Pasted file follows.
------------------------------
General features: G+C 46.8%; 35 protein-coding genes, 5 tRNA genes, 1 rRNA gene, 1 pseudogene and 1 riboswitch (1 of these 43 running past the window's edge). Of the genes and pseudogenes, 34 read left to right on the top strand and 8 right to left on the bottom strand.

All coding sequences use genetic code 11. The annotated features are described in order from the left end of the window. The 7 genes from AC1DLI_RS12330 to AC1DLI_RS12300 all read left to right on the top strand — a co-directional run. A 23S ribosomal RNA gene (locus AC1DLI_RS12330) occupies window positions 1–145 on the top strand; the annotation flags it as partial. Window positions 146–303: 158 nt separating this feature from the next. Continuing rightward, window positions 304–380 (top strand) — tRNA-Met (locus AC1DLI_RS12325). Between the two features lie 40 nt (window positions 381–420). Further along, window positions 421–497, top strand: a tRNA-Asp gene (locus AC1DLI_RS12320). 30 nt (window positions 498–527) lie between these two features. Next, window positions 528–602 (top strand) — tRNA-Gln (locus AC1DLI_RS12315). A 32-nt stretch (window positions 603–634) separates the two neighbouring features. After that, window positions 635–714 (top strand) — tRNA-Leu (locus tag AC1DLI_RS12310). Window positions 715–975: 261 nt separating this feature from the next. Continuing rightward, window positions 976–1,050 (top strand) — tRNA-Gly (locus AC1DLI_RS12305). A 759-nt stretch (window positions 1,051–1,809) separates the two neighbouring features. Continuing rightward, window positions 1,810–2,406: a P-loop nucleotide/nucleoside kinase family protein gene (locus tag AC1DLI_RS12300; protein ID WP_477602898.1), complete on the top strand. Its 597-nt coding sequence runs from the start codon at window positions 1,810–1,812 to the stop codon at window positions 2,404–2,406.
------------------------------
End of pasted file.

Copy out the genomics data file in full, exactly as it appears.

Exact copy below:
General features: G+C 46.8%; 35 protein-coding genes, 5 tRNA genes, 1 rRNA gene, 1 pseudogene and 1 riboswitch (1 of these 43 running past the window's edge). Of the genes and pseudogenes, 34 read left to right on the top strand and 8 right to left on the bottom strand.

All coding sequences use genetic code 11. The annotated features are described in order from the left end of the window. The 7 genes from AC1DLI_RS12330 to AC1DLI_RS12300 all read left to right on the top strand — a co-directional run. A 23S ribosomal RNA gene (locus AC1DLI_RS12330) occupies window positions 1–145 on the top strand; the annotation flags it as partial. Window positions 146–303: 158 nt separating this feature from the next. Continuing rightward, window positions 304–380 (top strand) — tRNA-Met (locus AC1DLI_RS12325). Between the two features lie 40 nt (window positions 381–420). Further along, window positions 421–497, top strand: a tRNA-Asp gene (locus AC1DLI_RS12320). 30 nt (window positions 498–527) lie between these two features. Next, window positions 528–602 (top strand) — tRNA-Gln (locus AC1DLI_RS12315). A 32-nt stretch (window positions 603–634) separates the two neighbouring features. After that, window positions 635–714 (top strand) — tRNA-Leu (locus tag AC1DLI_RS12310). Window positions 715–975: 261 nt separating this feature from the next. Continuing rightward, window positions 976–1,050 (top strand) — tRNA-Gly (locus AC1DLI_RS12305). A 759-nt stretch (window positions 1,051–1,809) separates the two neighbouring features. Continuing rightward, window positions 1,810–2,406: a P-loop nucleotide/nucleoside kinase family protein gene (locus tag AC1DLI_RS12300; protein ID WP_477602898.1), complete on the top strand. Its 597-nt coding sequence runs from the start codon at window positions 1,810–1,812 to the stop codon at window positions 2,404–2,406.